Reagan is an interesting possibility: it was given to 206 new baby boys and 3,020 new baby girls in 2013: a unisex name currently used much more often for girls. The balance of boy/girl usage is different for Reagan than for Ellis, but they seem similarly balanced to me anyway: I think because my primary association with Reagan (Ronald) is male, and El-/-elle/-ella names are currently so in style for girls. I think Ellis and Reagan make a very nice pair of sister names. Ellis Paige and Reagan Claire, maybe, or Ellis Paige and Reagan Charlotte.

Merrill is another interesting one to consider. It was given to 6 new baby boys and 8 new baby girls in 2013, so it’s rare right now for both sexes. Similar possibilities are Merrin and Merrit and Mirren.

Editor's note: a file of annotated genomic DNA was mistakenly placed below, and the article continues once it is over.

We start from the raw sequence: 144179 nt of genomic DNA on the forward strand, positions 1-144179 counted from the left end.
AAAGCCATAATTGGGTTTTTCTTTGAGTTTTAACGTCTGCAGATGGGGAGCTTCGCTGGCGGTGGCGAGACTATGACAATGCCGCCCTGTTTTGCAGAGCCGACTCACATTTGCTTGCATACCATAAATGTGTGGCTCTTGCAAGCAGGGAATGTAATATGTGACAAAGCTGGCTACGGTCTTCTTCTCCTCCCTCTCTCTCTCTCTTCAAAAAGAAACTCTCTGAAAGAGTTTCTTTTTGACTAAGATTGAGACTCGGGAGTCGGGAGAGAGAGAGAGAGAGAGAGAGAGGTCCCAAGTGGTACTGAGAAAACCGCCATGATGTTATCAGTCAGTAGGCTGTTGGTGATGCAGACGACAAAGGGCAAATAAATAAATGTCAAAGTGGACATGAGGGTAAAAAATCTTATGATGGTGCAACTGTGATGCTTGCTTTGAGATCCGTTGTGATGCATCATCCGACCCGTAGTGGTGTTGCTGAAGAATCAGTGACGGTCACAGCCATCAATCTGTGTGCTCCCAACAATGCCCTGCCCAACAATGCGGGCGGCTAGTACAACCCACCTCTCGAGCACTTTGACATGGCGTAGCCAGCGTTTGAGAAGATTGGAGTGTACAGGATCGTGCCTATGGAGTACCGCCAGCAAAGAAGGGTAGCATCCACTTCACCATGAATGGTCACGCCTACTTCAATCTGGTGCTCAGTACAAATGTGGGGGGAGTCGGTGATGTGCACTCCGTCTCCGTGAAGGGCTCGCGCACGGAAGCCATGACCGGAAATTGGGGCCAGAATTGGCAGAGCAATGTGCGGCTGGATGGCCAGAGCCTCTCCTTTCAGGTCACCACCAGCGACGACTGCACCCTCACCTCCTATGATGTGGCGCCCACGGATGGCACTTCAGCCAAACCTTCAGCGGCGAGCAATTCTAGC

The name Tyler was given to 6,590 new baby boys and 172 new baby girls in 2013: a unisex name currently used much more often for boys. A similar name is Taylor: in 2013 it was given to 818 new baby boys and 4108 new baby girls: a unisex name used more often for girls. Or Skylar/Skyler, given to 1,596 new baby boys and 4,630 new baby girls in 2013. I think of Tyler and Taylor as names a little past their 1990s peak, but Skylar is still increasing in popularity for girls.

Vella seems very close to Ellis.